Anyone care to share the typical architecture to be used in a Seam project.
Take a look at some of the larger example projects in the Seam distribution.
AppFuse provides you with some cool stuff right away, but definitely imposes many architectural and layering constraints on your project. The tradeoff is a baseline for development that is wired up OOTB.
seam-gen'ed projects do this to a much lesser extent. You get a working shell of an app right away, but you're free to layer the application the way you decide. If you want, you can use seam-gen to create Rails-like scaffolding for different parts of your app. Infact, I think the plan is for Eclipse tooling to do this for you in the future.
Thanks for your response. I had to google scaffolding since I don't know much about Rails.
Yes, I thought Appuse was great too but also "bloated"
Given the hassles with EJB in the past, do you think Seam using EJB3 stateless beans as managers is a good idea?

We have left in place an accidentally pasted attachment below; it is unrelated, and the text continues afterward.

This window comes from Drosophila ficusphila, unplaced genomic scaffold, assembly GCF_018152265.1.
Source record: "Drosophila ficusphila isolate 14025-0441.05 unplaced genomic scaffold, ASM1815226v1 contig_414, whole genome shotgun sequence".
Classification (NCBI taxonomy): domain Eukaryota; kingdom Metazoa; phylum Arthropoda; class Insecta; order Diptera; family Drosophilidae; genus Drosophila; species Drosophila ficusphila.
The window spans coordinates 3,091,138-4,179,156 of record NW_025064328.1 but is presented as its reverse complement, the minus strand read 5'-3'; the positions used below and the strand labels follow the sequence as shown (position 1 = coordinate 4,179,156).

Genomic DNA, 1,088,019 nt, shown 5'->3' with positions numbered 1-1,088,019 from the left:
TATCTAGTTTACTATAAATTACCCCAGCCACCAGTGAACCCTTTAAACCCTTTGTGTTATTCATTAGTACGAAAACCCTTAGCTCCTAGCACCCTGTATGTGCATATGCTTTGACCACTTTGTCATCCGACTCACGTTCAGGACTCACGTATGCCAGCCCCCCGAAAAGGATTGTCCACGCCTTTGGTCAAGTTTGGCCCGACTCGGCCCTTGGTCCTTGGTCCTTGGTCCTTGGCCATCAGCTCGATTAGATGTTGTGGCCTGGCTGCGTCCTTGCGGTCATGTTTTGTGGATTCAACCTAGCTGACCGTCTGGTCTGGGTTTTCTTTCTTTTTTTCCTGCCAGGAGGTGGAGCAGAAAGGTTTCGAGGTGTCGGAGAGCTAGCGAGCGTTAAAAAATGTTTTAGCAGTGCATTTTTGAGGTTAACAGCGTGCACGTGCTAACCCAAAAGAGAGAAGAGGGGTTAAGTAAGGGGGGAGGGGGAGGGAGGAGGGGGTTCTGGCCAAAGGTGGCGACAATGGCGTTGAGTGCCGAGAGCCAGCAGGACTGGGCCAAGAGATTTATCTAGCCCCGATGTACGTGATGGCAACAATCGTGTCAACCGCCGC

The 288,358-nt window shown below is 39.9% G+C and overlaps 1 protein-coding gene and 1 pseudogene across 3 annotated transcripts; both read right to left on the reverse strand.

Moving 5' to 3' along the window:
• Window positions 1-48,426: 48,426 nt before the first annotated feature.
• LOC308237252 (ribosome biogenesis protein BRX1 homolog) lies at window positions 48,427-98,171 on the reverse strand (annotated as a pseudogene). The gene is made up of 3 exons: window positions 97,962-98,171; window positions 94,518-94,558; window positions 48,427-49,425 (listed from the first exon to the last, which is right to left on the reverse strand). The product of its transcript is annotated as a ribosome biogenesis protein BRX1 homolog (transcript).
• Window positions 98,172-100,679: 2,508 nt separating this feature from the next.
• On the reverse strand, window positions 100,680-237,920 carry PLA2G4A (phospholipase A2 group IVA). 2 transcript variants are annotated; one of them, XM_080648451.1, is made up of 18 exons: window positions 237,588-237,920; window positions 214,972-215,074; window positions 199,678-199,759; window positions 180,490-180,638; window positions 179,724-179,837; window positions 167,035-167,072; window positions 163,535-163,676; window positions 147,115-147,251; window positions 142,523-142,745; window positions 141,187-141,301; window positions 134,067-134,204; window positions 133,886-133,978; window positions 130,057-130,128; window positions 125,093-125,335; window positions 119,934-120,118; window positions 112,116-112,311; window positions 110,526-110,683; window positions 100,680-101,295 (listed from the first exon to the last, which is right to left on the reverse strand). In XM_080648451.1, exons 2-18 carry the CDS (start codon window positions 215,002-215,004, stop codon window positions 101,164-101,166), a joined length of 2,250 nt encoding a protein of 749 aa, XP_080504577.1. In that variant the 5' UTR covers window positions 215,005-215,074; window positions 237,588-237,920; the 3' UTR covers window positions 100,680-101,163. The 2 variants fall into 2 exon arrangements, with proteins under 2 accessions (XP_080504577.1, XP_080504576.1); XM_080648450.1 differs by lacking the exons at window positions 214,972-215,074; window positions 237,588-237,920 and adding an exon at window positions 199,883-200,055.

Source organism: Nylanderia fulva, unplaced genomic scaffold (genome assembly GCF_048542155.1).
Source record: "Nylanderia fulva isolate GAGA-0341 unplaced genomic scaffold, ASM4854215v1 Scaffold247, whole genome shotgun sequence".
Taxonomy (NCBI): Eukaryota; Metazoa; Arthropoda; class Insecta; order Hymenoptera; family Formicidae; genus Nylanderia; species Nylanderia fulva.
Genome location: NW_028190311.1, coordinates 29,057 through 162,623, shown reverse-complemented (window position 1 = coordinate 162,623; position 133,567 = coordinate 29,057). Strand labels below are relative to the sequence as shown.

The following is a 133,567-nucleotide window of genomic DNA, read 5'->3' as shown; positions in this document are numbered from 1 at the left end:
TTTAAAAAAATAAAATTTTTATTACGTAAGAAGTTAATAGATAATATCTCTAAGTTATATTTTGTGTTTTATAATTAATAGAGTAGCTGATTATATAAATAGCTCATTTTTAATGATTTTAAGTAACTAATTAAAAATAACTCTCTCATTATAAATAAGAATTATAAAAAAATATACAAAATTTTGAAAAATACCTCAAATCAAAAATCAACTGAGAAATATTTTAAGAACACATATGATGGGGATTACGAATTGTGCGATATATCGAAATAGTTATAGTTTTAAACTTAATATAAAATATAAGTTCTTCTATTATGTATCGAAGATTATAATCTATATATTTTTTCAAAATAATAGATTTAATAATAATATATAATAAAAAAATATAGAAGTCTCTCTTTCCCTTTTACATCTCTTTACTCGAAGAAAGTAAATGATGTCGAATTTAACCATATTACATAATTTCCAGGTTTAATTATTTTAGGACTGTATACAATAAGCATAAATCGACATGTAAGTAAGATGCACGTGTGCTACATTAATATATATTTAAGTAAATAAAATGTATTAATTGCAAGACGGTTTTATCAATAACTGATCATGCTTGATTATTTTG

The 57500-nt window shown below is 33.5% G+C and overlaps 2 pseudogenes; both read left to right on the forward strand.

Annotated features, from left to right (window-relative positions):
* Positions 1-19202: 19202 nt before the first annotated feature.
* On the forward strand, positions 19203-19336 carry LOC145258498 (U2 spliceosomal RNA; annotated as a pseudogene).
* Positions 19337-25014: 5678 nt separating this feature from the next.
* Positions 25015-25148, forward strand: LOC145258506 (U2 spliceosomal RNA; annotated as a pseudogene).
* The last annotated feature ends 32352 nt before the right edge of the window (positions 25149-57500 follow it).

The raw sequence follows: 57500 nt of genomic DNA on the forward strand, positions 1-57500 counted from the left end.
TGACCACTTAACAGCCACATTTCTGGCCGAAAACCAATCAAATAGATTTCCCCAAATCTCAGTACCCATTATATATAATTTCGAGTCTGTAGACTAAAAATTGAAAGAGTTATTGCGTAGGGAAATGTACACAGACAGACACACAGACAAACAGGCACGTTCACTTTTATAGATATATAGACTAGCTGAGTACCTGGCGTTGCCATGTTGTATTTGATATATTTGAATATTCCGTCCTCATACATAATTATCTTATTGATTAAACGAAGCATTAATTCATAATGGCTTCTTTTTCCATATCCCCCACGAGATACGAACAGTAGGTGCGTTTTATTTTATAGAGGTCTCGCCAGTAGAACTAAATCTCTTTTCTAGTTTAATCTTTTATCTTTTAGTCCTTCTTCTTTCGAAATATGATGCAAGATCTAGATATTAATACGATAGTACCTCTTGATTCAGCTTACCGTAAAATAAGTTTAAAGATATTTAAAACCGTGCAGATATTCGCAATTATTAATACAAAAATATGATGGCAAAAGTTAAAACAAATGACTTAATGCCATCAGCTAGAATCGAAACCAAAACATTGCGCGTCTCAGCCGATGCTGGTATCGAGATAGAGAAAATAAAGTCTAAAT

I'm just very skeptical about that. Developing for EJB3 supported application servers is not my problem.
If you use Seam, you don't want to restrict yourself to stateless beans, you loose the power of the framework (find a video/audio interview with Gavin, he always rants on about this).
Of your possible choices I definitely don't recommend using stateless session beans everywhere. You should use an appropriate mix of stateless and stateful if you take the EJB route.
If you don't take the EJB route, you have a choice between Seam POJOs or Spring POJOs. In a JSF-based architecture, there is a compelling reason to choose Seam components: the contextual state management model is simply a much better fit to JSF, and the next rev of Java EE will include this model (the Web Beans spec).
So it comes down to session beans or not session beans. Your choice. Try out EJB3. If you like it, stick with it. If you don't, use plain Seam components. You can always change your mind later.
Note that there are a couple of problems for which you really do need EJB in Seam: eg. REQUIRES_NEW transactions and message-driven beans. However, you can always mix and match.